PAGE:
Donison Aldrich Inman, father of Monroe S., was born on the farm near Glendale, and followed the occupation of a farmer all of his life. After his marriage he resided on a farm near his birthplace for a time, and later on a farm owned by his father-in-law, but after the death of his mother he purchased the interest of the other heirs in the home farm, and was there residing at the time of his death, March 27, 1870. He married Sept. 9. 1846, Hannah Staples Mowry, born Dec. 10, 1824, in Smithfeld, daughter of Josiah and Martha (Staples) Mowry. Mrs. Inman later married Darling White, who is now deceased, and she resides at the home of her son, Lester E. Inman, at Bridgeton. Her children, seven in number, were all born to her first marriage. The first child died in infancy. The others were: Monroe S., born Aug. 16, 1848; Ida Amelia, born March 21, 1850, married Henry B. Munyon, a teamster, and resides atEast Putnam, Conn.: Lois Lopez, born Oct. 18, 1851, was a farmer and resided in Burrillville, where he died July 30, 1893, leaving a widow, Ellen M. (Sweet) Inman, by whom he had two children, Sarah T. (who married Philip Opie and resides at Harrisville), and Elmer Chester (who died young); Mary Eliza, born Dec. 30, 1854, died Feb. 28, 1891 unmarried; Euda Iona, born Nov. 14, 1856, married William H. Stewart, a harness maker, and resided at Harrisville, where she died May 7, 1883, leaving one son, Leroy Clinton; and Lester E., born Dec. 11, 1860. married (first) Cora M. Bolster, and (second) Frances H. Ela, by the latter union having one child, Emma Frances. Lester E. Inman is a member of the firm of Inman & Brooks, grocers at Bridgeton.
Monroe Steere Inman, the eldest surviving child in the family of Donison Aldrich and Hannah S. Inmam, was born at Glendale and received his education in the district school. He remained at home until the spring of 1869, when he entered the employ of T. H. & A. E. Sweet, the well-known butchers at Plainville, with whom he remained until 1882, several years of which time he looked after the slaughtering and some of the buying for their market at Pascoag. In April, 1884, he purchased that branch of the business, which he conducted until 1896, when he disposed of it and removed to Providence, residing there until 1901, when he returned to Burrillville, completing his present residence near Bridgeton in the same year. He engaged in butchering, building up his prosperous business, and now operates two wagons through the villages of Pascoag and Bridgeton.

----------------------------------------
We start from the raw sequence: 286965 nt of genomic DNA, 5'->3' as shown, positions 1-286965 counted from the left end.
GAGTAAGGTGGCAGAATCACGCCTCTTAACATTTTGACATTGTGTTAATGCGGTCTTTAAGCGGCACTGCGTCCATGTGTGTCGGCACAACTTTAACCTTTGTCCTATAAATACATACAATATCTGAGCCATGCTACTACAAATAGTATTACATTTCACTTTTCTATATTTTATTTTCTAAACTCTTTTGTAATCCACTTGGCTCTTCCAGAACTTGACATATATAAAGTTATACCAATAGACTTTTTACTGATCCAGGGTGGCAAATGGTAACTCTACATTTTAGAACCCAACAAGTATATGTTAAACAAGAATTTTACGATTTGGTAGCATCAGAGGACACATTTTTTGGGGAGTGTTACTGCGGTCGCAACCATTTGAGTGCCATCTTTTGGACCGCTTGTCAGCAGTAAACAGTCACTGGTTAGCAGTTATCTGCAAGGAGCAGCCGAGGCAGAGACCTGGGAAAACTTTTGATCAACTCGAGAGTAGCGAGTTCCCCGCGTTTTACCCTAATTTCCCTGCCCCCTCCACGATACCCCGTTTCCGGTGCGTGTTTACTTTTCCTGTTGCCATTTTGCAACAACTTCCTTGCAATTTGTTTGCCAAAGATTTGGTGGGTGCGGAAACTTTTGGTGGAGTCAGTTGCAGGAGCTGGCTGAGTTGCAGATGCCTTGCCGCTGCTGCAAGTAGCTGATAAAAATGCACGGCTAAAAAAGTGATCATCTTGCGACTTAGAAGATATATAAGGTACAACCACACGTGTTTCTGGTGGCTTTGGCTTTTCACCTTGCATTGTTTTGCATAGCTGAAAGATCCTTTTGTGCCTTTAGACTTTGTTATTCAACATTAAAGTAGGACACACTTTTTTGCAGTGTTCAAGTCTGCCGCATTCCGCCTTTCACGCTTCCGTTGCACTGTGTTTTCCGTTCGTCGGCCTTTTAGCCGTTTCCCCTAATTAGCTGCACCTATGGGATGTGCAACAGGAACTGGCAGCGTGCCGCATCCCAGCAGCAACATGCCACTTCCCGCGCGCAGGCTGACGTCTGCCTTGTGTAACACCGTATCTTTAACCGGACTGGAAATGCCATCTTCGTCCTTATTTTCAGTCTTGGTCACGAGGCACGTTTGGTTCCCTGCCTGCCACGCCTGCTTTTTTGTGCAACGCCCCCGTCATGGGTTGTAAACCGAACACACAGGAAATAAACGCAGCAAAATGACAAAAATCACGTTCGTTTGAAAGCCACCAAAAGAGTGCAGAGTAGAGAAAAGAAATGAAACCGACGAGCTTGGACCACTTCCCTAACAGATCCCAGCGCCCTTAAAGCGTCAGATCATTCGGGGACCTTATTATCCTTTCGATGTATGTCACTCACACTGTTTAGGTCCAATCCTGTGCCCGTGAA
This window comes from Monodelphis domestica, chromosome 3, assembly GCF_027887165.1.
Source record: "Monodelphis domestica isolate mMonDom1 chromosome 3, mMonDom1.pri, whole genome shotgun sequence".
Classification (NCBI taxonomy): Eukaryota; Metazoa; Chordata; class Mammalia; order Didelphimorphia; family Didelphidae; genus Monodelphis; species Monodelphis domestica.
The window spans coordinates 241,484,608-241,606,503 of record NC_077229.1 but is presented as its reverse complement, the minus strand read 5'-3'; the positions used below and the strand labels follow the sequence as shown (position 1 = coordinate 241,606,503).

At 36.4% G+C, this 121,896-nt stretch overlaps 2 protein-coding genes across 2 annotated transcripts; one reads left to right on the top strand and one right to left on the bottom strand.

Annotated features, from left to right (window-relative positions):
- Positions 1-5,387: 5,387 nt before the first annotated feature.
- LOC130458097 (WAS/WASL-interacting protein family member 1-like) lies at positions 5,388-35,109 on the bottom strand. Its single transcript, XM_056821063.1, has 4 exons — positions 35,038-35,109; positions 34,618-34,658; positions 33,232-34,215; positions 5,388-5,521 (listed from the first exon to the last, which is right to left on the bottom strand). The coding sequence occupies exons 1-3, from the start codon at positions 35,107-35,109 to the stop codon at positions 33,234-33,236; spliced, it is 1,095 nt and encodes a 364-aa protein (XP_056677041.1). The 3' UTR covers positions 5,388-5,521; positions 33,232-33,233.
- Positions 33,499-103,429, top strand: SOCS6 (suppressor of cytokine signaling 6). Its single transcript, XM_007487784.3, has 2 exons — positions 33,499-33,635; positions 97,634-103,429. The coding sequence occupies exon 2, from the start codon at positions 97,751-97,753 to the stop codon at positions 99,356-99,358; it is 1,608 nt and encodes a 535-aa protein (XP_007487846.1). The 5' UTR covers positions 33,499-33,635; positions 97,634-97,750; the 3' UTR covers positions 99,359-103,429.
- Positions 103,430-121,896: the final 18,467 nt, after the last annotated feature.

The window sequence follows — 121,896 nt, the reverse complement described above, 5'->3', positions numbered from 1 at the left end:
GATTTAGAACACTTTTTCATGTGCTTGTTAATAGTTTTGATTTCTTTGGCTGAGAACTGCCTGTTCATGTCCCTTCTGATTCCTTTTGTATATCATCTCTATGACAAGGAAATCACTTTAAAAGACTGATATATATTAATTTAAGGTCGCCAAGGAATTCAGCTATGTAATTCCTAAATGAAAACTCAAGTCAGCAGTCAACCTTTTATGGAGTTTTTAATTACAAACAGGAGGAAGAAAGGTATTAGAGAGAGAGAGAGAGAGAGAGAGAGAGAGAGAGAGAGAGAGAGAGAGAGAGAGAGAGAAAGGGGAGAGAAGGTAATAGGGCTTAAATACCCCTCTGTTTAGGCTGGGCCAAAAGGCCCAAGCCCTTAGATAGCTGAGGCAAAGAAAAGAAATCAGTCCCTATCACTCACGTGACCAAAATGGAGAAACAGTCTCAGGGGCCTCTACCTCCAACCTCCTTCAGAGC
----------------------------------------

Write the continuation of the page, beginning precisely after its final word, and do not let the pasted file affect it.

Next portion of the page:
On Aug. 5, 1871, Monroe Steere Inman was married to LeValley Ann Lovell, born Feb. 2, 1853, in North Smithfield, daughter of George Westcott and Lucinda (Darling) Lovell, and two children were born to this union: Fred Lovell, born July 11, 1872, graduating from the Bryant & Stratton Business College and died Jan. 11, 1892; and Leah Alice, born July 4, 1881, graduated from the English High school at Providence in 1899, and the Bryant & Stratton Business College in 1900. She was married Jan. 12, 1904, to Simon Sayles Lapham, Jr., an attorney at Providence, and they have one daughter, Phyllis, born Nov. 5, 1904.
Monroe S. Inman in politics is a stanch Democrat, and is prominent in the ranks of his party in the town. He represented Burrillville in the General Assembly in 1896 and 1898, has served as a member of the town council for several terms, and is at present a member of the board of tax assessors. He is a member of the A. O. U. W., and he and his wife attend the First Universalist Church at Harrisville, to which they are liberal contributors.